In "When Tech Attacks!" (Start, issue 16.09), you say “Christian theologians denounced the printing press as the work of the devil.” Whoa! It wasn’t so simple. Remember, the monks of the Dark Ages preserved classical civilization by copying its texts, making possible the technological discoveries of later centuries. And monks welcomed the printing press. Gutenberg’s most famous project was a Latin Catholic Bible, and you can almost hear the relief in the cloister: “You mean we don’t have to write it out by hand anymore?” As a Benedictine monk working with the world’s largest archive of digital and microfilm images of old manuscripts, I have strong feelings about both the preservation of ancient culture and the benefits of modern technology. Whatever you might say about other neighborhoods in the Church, we Benedictines have always been in the technological vanguard.
(photo: Colleen Scheck)
The Rapture of the Geeks
Andy Dayton, Associate Web Producer
I recently stumbled upon a link to the latest issue of technology magazine IEEE Spectrum, which has a special report on technological singularity (often referred to simply as “the singularity”). In his article "Waiting for the Rapture," Glenn Zorpette describes the basic concept:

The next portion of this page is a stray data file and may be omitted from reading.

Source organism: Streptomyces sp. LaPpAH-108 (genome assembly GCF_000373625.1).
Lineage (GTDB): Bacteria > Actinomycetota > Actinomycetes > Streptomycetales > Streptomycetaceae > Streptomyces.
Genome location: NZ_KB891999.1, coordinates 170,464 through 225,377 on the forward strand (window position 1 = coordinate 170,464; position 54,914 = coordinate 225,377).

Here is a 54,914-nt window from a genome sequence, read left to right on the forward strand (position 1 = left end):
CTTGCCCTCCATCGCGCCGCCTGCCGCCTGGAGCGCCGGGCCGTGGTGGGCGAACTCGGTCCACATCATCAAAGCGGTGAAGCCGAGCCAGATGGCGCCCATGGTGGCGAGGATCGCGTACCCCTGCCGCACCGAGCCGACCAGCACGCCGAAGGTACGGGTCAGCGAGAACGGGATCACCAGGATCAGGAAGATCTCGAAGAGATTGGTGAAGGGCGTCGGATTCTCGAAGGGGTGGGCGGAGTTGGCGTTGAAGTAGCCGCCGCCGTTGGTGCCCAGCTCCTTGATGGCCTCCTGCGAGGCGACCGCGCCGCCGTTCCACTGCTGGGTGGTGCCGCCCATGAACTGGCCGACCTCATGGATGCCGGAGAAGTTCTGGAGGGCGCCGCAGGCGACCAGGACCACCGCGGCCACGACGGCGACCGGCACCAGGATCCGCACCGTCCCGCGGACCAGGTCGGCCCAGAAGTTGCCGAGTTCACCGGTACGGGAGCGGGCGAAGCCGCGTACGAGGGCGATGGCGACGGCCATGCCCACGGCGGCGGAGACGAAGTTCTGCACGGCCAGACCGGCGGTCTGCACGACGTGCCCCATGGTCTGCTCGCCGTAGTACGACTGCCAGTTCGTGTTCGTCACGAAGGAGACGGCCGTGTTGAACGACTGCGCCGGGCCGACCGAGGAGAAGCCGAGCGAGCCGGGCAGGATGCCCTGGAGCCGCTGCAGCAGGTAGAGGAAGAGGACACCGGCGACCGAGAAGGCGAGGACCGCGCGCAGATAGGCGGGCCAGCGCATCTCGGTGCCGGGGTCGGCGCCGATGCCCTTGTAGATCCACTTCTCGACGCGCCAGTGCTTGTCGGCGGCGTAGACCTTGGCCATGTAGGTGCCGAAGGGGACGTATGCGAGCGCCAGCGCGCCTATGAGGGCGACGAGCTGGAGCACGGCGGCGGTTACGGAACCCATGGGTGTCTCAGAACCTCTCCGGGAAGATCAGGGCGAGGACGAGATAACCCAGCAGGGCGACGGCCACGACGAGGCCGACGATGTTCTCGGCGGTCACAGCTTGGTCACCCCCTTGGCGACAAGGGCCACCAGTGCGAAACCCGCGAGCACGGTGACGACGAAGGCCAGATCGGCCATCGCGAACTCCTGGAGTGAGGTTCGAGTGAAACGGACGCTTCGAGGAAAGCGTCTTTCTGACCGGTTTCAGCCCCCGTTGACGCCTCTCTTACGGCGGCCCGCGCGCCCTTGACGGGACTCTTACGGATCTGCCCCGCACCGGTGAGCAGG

"The singularity is supposed to begin shortly after engineers build the first computer with greater-than-human intelligence. That achievement will trigger a series of cycles in which superintelligent machines beget even smarter machine progeny, going from generation to generation in weeks or days rather than decades or years."
What’s interesting to me is that much of the rhetoric around this subject seems to sound more like prophesy then scientific hypothesis. A lot of the discussion focuses on the transcendent possibilities of “the singularity” — imagining a time when human consciousness can become downloaded and stored by advanced technology, eventually leading to immortality (that is, until somebody trips over the cord).
I can’t help but try and relate this to my current relationship with technology — one that seems to alternate between embracing and rejecting the newest tools and toys. There’s a short distance between the exciting and the invasive when it comes to this stuff: while I’m still hesitant to broadcast my every move through something like Twitter, but I have no trouble broadcasting my every other move on Facebook.
Maybe this is something to consider when thinking about such extreme models for technological development; even if innovation happens at a breakneck pace, how quickly will we be willing to let technology invade our physical — and perhaps, eventually — spiritual domains?
(image: “Dante Cyborg,” a digitally manipulated version of Botticelli’s “Portrait of Dante” by Roberto Rizzato, via Flickr)